This image is from the Augustus Pemberton collection, one of two collections donated to Rare Books and Special Collections by John Keenlyside in 2008. We are currently digitizing both collections, and they should appear on the Rare Books and Special Collections website in the near future.

The image is of a calendar of prisoners who were tried at the Court of Assize in Victoria on January 4th, 1866. Of the five prisoners tried, three were discharged, one was sentenced to death, and one was sentenced to “penal servitude” for five years.

There are a number of interesting things in this picture. Two of the prisoners do not have last names written on the calendar, and instead have “An Indian” written after their first names. In one case the first name is in brackets, while “An Indian” is not. It is also worth noting that one prisoner, who was sentenced to death by the court, was ordered to be kept in jail (spelled “Gaol” on the calendar) until “Her Majesty’s pleasure be known”.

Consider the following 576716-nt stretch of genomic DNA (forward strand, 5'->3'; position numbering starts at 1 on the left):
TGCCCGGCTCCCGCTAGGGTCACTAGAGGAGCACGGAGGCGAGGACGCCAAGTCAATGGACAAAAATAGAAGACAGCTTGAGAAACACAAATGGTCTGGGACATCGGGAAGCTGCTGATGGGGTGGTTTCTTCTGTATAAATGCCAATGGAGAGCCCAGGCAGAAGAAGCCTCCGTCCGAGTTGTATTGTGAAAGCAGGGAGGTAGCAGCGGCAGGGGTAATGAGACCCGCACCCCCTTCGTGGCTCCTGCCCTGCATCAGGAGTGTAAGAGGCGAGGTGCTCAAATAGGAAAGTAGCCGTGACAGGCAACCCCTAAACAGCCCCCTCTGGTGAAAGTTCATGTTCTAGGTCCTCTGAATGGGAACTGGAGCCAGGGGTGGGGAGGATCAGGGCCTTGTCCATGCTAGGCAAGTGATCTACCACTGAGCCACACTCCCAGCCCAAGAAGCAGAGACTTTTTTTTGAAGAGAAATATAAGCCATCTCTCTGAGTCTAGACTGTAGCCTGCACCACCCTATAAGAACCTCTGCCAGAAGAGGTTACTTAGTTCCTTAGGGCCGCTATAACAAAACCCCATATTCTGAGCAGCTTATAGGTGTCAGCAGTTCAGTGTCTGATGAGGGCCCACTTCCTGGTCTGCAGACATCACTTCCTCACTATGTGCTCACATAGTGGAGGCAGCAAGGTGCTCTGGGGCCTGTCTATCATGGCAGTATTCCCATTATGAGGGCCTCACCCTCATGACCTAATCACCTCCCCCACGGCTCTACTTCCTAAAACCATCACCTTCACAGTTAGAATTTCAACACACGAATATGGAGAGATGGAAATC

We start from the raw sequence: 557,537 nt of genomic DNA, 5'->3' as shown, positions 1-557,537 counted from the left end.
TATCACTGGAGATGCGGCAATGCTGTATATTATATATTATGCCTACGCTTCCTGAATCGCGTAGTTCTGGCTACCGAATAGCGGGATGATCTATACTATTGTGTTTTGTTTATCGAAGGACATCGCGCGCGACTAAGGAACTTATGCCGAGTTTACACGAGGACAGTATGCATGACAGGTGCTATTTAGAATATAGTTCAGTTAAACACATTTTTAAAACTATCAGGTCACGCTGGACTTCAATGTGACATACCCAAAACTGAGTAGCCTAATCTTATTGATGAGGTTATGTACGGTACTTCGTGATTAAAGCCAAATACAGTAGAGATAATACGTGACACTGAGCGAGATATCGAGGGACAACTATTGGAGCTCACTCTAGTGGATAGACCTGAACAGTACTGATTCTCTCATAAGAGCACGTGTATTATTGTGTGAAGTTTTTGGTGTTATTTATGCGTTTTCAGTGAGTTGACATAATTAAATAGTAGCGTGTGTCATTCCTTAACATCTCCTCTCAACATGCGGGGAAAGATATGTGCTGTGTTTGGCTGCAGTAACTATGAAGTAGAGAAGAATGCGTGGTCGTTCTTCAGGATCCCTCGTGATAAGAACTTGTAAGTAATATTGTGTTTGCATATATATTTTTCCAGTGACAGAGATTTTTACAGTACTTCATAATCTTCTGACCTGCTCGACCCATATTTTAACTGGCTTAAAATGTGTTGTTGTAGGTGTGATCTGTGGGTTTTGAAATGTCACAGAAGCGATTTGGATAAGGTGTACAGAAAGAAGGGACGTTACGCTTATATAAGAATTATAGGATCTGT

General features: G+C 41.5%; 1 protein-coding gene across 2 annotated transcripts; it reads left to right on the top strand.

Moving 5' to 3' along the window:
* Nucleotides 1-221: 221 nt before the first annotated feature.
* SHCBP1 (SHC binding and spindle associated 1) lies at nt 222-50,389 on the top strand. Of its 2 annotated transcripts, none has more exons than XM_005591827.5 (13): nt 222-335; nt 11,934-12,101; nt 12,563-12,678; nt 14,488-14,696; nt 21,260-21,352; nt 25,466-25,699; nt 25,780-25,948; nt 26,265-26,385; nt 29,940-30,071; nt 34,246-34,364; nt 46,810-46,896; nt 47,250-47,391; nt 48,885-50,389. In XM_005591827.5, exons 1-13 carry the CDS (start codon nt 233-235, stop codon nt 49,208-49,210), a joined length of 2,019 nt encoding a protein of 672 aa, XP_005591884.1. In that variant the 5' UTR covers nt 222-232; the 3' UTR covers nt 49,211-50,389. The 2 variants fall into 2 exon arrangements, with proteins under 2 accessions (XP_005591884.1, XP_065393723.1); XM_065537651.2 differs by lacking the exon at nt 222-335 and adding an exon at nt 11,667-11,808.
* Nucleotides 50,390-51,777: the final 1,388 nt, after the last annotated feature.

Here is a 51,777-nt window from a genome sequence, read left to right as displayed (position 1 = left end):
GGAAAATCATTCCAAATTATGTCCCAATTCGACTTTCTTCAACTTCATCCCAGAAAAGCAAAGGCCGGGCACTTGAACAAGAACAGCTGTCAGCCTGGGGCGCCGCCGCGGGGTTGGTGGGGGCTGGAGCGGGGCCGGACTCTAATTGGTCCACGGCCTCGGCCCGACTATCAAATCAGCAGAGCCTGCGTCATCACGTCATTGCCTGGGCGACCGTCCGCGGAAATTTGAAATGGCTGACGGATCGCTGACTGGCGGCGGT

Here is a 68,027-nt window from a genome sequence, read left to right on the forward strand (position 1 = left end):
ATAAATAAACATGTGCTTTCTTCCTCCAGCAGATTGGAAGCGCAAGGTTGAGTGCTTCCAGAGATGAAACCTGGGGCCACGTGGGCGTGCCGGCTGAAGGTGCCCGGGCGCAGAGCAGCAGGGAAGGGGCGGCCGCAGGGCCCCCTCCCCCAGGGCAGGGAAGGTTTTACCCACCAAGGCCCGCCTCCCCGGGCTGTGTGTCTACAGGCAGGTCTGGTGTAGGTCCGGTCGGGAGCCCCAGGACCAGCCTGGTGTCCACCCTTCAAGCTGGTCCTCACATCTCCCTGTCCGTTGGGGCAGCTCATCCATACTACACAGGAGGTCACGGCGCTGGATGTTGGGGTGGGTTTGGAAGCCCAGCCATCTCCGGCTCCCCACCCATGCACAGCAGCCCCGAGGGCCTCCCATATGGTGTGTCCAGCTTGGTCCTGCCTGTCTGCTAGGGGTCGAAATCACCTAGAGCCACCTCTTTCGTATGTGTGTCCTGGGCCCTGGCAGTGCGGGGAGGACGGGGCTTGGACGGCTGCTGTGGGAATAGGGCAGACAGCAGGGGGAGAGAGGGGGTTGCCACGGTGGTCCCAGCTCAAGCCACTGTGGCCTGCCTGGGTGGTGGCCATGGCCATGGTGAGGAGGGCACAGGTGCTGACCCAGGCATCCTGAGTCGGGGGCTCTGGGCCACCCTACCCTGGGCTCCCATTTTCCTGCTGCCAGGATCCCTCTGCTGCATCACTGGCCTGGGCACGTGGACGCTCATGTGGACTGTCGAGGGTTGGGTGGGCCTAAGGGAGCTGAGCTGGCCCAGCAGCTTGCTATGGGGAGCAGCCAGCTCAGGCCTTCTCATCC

There is also a double entendre in the calendar. In the case of the first prisoner, who was been sentenced to death, the order to the jailor (“Gaoler”) reads “To be executed”. We assume this means that the jailor is to carry out the sentence, not that the jailor is to execute the prisoner.

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